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Speech Therapy


What is Speech and Language Therapy?

Speech and language therapy, also known as speech-language pathology, is a healthcare field that focuses on assessing and treating language disorders, speech disorders and feeding problems. 

Speech disorders are conditions that affect a person's ability to produce the sounds needed for clear communication. This can make it difficult for others to understand what they're saying. There are several different types of speech disorders. Some common ones include:

  • Articulation disorders: Difficulty forming specific sounds correctly (e.g., lisping, trouble with "r" sounds).

  • Stuttering: Disruptions in the flow of speech, such as repetitions (blocks) or prolongations of sounds.

  • Apraxia of speech: Problems planning and coordinating the movements needed for speech.

  • Dysarthria: Muscle weakness or nerve damage affecting the ability to control the muscles used for speech.​

Language disorders are impairments in a person's ability to understand and use spoken or written language. This goes beyond simply having a small vocabulary or making grammatical errors. It refers to significant difficulties that hinder communication and can impact daily life.

  • Receptive Language Disorder: Difficulty understanding spoken or written language. This can manifest as problems following instructions, grasping concepts, or struggling to make sense of what others are saying.

  • Expressive Language Disorder: Difficulty forming, expressing, or organizing thoughts into spoken or written language. This can involve limited vocabulary, trouble forming sentences, or issues with grammar and syntax. Sometimes, a person may experience difficulties in both areas, known as a mixed receptive-expressive language disorder.

  • Social communication disorder (SCD), also sometimes called pragmatic language disorder, is a developmental condition that affects a person's ability to use verbal and nonverbal communication effectively in social situations. While they may understand language itself, they struggle with the "how" of communication – the social aspects and unspoken rules.

Who can benefit from Speech and Language Therapy?

Speech and language therapy can benefit individuals of all ages who have difficulties with communication, including speech, language, and social communication. This may include children with developmental delays, Autism Spectrum Disorder (ASD), social communication disorders; individuals with neurological conditions such as stroke or Parkinson's disease, and adults with speech or language disorders. Speech and language therapy can help improve communication skills, enhance social interactions, and increase overall quality of life.

What happens during Speech and Language Therapy Sessions at Redwood Psychology Singapore?

A speech and language therapy session will vary depending on the specific needs of the individual and the goals of their treatment plan. However, here's a general breakdown of what you can expect:

Initial Session:

  • Introduction and rapport building: The speech and language therapist will start by getting to know the individual and establishing a rapport. This might involve conversation, games, or activities to put them at ease.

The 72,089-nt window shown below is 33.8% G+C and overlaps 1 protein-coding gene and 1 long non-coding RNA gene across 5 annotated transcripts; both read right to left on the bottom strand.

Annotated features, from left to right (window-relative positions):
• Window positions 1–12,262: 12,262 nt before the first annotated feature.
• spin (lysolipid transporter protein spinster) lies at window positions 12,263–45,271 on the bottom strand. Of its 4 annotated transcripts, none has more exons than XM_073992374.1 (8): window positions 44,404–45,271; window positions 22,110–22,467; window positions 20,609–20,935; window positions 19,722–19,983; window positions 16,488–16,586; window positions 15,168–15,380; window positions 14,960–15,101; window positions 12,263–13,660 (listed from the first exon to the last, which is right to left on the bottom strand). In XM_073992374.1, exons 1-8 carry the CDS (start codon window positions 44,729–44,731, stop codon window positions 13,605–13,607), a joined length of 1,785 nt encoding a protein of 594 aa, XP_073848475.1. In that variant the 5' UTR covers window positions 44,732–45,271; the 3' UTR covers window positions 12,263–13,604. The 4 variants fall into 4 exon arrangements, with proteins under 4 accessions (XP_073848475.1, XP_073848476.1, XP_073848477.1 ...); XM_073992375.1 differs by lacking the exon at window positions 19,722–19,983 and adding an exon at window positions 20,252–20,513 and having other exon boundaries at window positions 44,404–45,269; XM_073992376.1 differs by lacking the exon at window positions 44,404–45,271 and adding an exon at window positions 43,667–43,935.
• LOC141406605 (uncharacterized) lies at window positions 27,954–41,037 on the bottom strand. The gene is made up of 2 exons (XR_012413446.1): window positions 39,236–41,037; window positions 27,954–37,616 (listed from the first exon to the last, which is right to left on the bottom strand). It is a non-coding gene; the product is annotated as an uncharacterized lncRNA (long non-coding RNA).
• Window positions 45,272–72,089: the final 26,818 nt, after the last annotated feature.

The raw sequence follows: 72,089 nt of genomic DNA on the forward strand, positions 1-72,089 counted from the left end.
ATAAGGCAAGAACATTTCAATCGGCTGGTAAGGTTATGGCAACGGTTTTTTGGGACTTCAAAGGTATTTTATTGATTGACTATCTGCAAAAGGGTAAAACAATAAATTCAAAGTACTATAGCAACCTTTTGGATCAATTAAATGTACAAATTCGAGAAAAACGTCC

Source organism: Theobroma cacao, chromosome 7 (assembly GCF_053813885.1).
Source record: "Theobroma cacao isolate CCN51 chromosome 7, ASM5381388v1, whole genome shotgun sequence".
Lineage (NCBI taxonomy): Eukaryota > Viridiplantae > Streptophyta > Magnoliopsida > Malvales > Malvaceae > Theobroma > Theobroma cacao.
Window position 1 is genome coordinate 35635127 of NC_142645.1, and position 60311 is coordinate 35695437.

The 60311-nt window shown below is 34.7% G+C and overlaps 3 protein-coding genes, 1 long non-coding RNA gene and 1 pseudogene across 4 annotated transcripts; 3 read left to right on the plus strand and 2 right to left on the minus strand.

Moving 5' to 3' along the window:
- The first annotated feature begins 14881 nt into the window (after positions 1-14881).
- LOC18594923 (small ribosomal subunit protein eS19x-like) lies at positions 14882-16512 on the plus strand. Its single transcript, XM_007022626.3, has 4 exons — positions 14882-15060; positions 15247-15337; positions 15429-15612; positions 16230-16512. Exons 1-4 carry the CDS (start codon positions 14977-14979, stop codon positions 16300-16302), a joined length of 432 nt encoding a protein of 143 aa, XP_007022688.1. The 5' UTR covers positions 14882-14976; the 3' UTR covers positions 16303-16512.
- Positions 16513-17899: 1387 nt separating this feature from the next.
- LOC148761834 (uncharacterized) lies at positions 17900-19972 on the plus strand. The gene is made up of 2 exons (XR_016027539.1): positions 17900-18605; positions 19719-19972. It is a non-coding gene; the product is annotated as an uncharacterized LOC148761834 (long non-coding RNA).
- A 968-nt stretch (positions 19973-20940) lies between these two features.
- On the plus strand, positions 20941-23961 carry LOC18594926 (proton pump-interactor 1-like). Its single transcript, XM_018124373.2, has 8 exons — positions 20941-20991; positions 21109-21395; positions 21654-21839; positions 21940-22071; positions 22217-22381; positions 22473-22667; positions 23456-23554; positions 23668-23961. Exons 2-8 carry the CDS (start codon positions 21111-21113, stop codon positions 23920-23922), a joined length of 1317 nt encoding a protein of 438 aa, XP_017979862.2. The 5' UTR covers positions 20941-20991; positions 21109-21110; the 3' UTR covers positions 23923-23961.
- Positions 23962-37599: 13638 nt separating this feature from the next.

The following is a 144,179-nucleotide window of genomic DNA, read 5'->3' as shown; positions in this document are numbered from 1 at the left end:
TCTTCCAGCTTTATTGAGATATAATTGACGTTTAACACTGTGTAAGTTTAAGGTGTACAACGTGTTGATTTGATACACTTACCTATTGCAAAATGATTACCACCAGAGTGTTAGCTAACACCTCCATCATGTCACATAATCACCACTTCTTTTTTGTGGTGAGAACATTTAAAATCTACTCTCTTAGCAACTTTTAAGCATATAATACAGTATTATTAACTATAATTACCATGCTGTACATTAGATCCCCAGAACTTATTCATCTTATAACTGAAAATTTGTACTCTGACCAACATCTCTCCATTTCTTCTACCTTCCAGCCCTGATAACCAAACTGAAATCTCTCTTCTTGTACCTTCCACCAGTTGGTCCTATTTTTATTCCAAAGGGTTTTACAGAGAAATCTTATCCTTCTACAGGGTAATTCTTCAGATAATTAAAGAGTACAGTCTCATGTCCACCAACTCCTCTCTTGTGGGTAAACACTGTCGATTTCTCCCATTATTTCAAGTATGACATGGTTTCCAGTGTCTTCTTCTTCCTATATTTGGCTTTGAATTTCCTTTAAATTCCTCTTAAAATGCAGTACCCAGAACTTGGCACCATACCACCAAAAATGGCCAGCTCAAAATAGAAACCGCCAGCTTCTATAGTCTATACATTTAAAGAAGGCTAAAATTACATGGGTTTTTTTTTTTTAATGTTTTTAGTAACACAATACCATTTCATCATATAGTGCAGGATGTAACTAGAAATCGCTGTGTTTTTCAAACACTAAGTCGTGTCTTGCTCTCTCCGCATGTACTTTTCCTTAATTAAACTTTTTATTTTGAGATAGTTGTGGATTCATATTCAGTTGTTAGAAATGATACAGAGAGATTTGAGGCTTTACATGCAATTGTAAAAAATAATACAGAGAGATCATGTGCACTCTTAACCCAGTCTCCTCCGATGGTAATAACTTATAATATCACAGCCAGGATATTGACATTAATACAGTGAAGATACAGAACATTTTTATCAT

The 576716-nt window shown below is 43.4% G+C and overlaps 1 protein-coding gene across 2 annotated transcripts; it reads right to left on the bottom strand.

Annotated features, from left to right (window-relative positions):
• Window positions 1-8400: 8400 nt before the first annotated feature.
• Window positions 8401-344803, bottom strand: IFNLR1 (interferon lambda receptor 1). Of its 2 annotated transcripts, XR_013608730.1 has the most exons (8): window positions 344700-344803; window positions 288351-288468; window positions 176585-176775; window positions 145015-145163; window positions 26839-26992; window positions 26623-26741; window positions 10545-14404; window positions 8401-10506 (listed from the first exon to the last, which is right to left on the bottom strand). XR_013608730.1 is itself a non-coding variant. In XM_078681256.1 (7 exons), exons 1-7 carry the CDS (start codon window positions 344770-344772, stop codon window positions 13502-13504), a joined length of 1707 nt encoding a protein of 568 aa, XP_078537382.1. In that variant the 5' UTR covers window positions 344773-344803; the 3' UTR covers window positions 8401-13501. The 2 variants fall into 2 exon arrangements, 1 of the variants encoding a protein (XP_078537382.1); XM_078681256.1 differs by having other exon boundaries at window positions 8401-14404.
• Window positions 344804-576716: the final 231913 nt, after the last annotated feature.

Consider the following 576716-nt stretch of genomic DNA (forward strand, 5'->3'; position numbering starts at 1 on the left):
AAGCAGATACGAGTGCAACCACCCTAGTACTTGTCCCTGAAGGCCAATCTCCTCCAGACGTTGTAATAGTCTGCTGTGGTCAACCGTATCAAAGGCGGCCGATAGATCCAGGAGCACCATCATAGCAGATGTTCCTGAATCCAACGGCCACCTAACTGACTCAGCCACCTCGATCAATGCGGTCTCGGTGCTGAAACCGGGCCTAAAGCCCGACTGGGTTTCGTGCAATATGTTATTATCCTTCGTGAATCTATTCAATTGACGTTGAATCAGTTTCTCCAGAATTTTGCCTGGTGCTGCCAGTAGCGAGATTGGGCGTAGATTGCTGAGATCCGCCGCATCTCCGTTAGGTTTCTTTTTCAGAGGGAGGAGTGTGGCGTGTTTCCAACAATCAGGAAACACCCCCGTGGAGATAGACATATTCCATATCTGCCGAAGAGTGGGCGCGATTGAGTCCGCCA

• Assessment: The speech and language therapist will conduct an evaluation to understand the nature and severity of the communication disorder. This may involve standardised tests, observations of communication skills in different contexts, and a review of the individual's medical history.

  • Goal setting: Based on the assessment, the therapist will discuss goals for therapy with the individual (or their caregiver if it's a child). These goals should be specific, measurable, achievable, relevant, and time-bound (SMART goals).


Therapy Sessions:​

  • Targeted therapy: The speech and language therapist will then work on specific skills or strategies based on the established goals. This can involve practicing sounds, using visual aids, role-playing social situations, or using technology or suitable aids to support communication.

  • Practice and repetition: A key part of speech and language therapy is practice and repetition. The speech and language therapist will create opportunities for the individual to practice his/her newly learned skills in a safe and supportive environment.

  • Home practice: Speech and language therapists often provide exercises or activities for the individual to practice at home and in-between sessions. This will help to solidify learning and generalise newly acquired skills to everyday life.


Additional Considerations:

  • Play-based therapy: For young children, therapy is often play-based and integrated into fun activities to keep them engaged and motivated.

  • Family involvement: Family involvement is crucial for successful therapy outcomes. Therapists may provide parents or caregivers with strategies to support communication development at home.

  • Collaboration: Speech and language therapists often collaborate with other professionals involved in the individual's care, such as teachers, doctors, and occupational therapists, to ensure a coordinated approach.


Overall, speech and language therapy sessions are designed to be engaging, supportive, and focused on progress. The therapist will tailor their approach to the individual's needs and learning style to help them improve their communication skills and achieve their goals.

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